Taking Tiger Mountain Revisited
Director: Tom Huckabee and Kent Smith
Writer: William S. Burroughs, Paul Cullum, Tom Huckabee and Kent Smith
Starring: Bill Paxton
Etiquette Films and Gold-Alchemy
Premiering at the Oxford Film Festival. Home media release to follow.
There has probably never been a more appropriate time to re-release the bizarre, dystopian thriller Taking Tiger Mountain (Taking Tiger Mountain Revisited); the long-thought lost first film of Bill Paxton. In it, America has torn itself asunder in a devastating nuclear war and a patriarchal society has taken control of the civilised world, forcing women into traditional gender roles and prostitution.
The influence of radical feminist Valerie Solanas is clear in the world that Tom Huckabee (the writer/director who took on the project from original creator Kent Smith) creates, as is the dystopian, drug induced paranoia from William Burroughs. Taking Tiger Mountain is a film of juxtapositions something that works in its favour but also against it.
Bill Paxton (looking every bit the movie star he would become) plays American draft dodger Billy Hampton. The first time we see him, he’s sleep deprived and naked, under the watchful eye of a radical feminist group. Using negative reinforcement and some rather severe surgical methods, they brainwash him into an unwitting assassin and ship him to Brendovery; a seemingly quaint Welsh village, which houses the minister of prostitution for Wales.
The paranoia only increases when we reach this village. Perhaps unintentionally, it’s Prisioner-esque with all-seeing eyes following Hampton through the village, bizarre characters designed to give exposition but only adding more confusion. The hunt for the minister, a portly man named Major Guthrie Whitbread becomes almost secondary to the arthouse stylings, free-love sexual encounters and sudden bursts of violence.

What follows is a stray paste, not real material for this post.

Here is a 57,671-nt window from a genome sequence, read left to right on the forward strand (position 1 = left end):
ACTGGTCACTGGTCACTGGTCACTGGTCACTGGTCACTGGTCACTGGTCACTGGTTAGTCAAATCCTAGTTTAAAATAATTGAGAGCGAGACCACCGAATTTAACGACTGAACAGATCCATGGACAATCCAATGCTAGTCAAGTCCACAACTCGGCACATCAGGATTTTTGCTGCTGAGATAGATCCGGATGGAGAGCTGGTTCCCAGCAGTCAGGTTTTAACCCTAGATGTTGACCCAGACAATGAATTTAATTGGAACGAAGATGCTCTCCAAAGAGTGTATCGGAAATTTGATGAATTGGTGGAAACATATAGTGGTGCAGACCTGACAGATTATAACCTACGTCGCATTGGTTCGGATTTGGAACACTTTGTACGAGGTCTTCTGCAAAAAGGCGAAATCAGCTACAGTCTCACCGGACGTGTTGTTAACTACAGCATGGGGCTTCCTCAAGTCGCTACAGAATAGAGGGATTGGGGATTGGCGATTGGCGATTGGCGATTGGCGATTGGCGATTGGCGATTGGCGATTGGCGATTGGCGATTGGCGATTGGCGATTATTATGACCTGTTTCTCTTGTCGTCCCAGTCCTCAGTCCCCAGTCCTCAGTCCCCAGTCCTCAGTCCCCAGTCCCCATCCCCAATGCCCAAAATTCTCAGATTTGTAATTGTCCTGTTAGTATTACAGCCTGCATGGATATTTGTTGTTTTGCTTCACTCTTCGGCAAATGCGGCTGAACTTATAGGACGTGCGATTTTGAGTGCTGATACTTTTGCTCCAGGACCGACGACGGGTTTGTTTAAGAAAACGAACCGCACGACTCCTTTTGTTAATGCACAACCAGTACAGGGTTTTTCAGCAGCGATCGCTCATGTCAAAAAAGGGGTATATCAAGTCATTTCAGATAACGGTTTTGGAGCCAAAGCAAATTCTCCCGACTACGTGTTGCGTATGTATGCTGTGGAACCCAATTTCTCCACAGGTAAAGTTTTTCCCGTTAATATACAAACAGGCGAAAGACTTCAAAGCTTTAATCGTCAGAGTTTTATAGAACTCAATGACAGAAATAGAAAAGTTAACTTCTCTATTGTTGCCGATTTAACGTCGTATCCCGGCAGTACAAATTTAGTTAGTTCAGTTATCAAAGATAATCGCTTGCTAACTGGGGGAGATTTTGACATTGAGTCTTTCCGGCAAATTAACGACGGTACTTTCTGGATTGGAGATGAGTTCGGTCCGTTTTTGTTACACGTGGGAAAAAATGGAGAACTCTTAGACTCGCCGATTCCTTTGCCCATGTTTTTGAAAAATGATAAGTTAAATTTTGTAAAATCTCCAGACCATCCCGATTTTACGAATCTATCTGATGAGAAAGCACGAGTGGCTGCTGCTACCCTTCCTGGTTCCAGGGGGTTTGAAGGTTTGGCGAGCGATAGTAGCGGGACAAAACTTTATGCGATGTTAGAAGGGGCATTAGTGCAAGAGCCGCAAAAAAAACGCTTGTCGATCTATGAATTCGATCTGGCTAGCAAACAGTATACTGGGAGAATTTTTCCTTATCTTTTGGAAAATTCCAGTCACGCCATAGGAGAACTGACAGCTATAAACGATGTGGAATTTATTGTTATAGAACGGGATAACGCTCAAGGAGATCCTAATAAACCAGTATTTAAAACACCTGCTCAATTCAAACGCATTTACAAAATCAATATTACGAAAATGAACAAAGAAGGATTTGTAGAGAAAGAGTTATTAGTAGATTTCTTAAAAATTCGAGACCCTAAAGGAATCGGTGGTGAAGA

Huckabee’s script does a good job of adding some weight to these situations and you do get a sense of danger, with good performances from the amateur cast (made up of locals from the village of Llandeilo) for the most part. However, several sequences seem to come to nothing.
It’s hard to place blame on anyone for this. The film has a behind-the-scenes story almost as drawn out and difficult as Terry Gilliam’s Don Quixote.
Huckabee took on 60 minutes of footage shot a decade early by Paxton and Kent Smith. It had no sound and, in Huckabee’s words, a languid pace. That the director managed to pull together threads by adding his own influences and newly shot scenes is impressive enough. That the film manages to be cohesive, even with the achingly arthouse surrealism is a near miracle.
And Paxton is a joy to watch. It’s clear from this that he would go on to a star, at 19 he’s able to show so much with just his face. He adds real depth to the thinly scripted character and truly holds Taking Tiger Mountain together, switching between dazed confusion and a creeping sense of dread.
The restoration, too, is stunning. A few rough edges can’t detract from the crystal clear picture and any sound issues are because the whole film was dubbed after the fact.
Taking Tiger Mountain Revisited shows moments of brilliance and hints at what both Huckabee and Paxton would do later. It also acts as a jumping point for interesting theories and cult writings.
As a film, it’s deeply flawed, if charmingly so. As a curio, it’s a must see and this incredible restoration is the definite version.